Armenia’s Foreign Minister, Eduard Nalbandian, left, and Turkey’s Foreign Minister, Ahmet Davutoglu, shake hands after signing the Protocols in the presence of Swiss Foreign Minister Micheline Calmy-Rey, French Foreign Minister, Bernard Kouchner and US Secretary of State, Hillary Rodham Clinton.

Yerevan Scraps Turkish-Armenian Protocols


YEREVAN (RFE/RL) — Armenia on Thursday, March 1, formally annulled the US-backed 2009 protocols to normalize its relations with Turkey, citing Ankara’s continuing refusal to implement them unconditionally.

President Serzh Sargsyan signed a relevant decree immediately after chairing a meeting of his National Security Council which discussed and approved his long-anticipated move.

“I am asking the foreign minister [Edward Nalbandian] to notify Turkey about our decision, after which no obligation stemming from those agreements will be legally binding for us,” he said at the meeting.

The two protocols signed in Zurich in October 2009 committed Turkey and Armenia to establishing diplomatic relations and opening their border. Shortly after the signing ceremony, Ankara made clear that Turkey’s parliament will ratify the deal only if there is decisive progress towards a resolution of the Nagorno-Karabakh conflict acceptable to Azerbaijan.

The Armenian government has rejected preconditions. The United States, the European Union and Russia have likewise repeatedly called for their unconditional implementation.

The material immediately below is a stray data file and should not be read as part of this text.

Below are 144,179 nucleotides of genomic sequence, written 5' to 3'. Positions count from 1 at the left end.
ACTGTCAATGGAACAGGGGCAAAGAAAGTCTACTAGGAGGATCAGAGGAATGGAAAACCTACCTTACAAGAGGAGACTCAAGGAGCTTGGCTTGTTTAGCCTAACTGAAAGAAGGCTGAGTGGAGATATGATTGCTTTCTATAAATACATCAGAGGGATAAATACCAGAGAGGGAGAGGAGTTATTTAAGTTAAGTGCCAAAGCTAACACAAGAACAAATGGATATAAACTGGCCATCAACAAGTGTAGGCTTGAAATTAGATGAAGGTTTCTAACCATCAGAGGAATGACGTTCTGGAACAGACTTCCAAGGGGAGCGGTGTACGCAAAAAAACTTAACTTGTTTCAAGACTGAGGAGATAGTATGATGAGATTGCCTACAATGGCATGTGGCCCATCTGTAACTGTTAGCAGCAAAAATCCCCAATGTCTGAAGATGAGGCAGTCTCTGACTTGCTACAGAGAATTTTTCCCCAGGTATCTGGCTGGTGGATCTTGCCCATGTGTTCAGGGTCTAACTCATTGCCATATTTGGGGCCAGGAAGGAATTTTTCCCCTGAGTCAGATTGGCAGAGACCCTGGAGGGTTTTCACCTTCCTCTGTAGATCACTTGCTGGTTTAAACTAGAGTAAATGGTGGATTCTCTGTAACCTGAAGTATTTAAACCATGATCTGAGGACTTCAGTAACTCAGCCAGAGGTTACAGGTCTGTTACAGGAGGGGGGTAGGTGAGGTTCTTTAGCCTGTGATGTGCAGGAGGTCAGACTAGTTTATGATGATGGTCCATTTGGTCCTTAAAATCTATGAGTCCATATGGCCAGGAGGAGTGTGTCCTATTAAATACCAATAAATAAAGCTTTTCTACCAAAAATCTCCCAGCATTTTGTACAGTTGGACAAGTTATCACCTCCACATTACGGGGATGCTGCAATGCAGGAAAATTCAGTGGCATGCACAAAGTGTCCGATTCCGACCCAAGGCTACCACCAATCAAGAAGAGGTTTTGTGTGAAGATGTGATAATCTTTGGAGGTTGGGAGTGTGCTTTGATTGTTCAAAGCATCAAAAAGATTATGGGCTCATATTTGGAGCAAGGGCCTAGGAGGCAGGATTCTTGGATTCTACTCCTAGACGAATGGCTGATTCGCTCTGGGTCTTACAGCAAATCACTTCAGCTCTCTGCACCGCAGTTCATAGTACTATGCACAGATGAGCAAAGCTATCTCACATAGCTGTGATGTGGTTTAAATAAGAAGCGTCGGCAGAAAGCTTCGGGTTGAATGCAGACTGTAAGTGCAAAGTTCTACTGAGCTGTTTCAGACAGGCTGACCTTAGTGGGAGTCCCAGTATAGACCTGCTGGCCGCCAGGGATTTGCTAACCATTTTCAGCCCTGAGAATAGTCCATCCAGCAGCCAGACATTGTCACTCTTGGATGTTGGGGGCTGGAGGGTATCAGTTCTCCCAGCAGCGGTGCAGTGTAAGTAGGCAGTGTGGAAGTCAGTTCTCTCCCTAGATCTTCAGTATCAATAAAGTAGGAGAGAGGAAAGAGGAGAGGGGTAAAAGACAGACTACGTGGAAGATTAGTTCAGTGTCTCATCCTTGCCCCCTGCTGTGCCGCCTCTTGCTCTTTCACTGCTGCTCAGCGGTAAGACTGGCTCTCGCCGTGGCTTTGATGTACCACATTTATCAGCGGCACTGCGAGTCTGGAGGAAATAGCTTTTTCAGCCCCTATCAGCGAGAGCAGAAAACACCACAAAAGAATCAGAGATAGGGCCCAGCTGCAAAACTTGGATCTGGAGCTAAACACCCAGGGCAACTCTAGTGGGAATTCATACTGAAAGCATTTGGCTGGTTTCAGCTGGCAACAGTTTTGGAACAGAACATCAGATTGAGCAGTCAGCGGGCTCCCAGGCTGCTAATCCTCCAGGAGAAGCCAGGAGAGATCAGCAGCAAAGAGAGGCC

Addressing the UN General Assembly in New York last September, the Armenian president said he will definitely withdraw Yerevan’s signature from the landmark deal by this spring unless the Turkish side stops linking its implementation to a Karabakh settlement.

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Sargsyan insisted on Thursday that signing the protocols was worth it because the international community has no doubts now that the onus is on Turkey, not Armenia, to normalize Turkish-Armenian relations.

Sargsyan also made clear that despite walking away from the deal Yerevan remains committed to unconditionally improving its ties with Ankara. “If there are [relevant] proposals tomorrow or the day after, we will be ready to discuss those proposals,” he said. “In the meantime, we will try to develop the way we have developed until now without having diplomatic relations with Turkey.”

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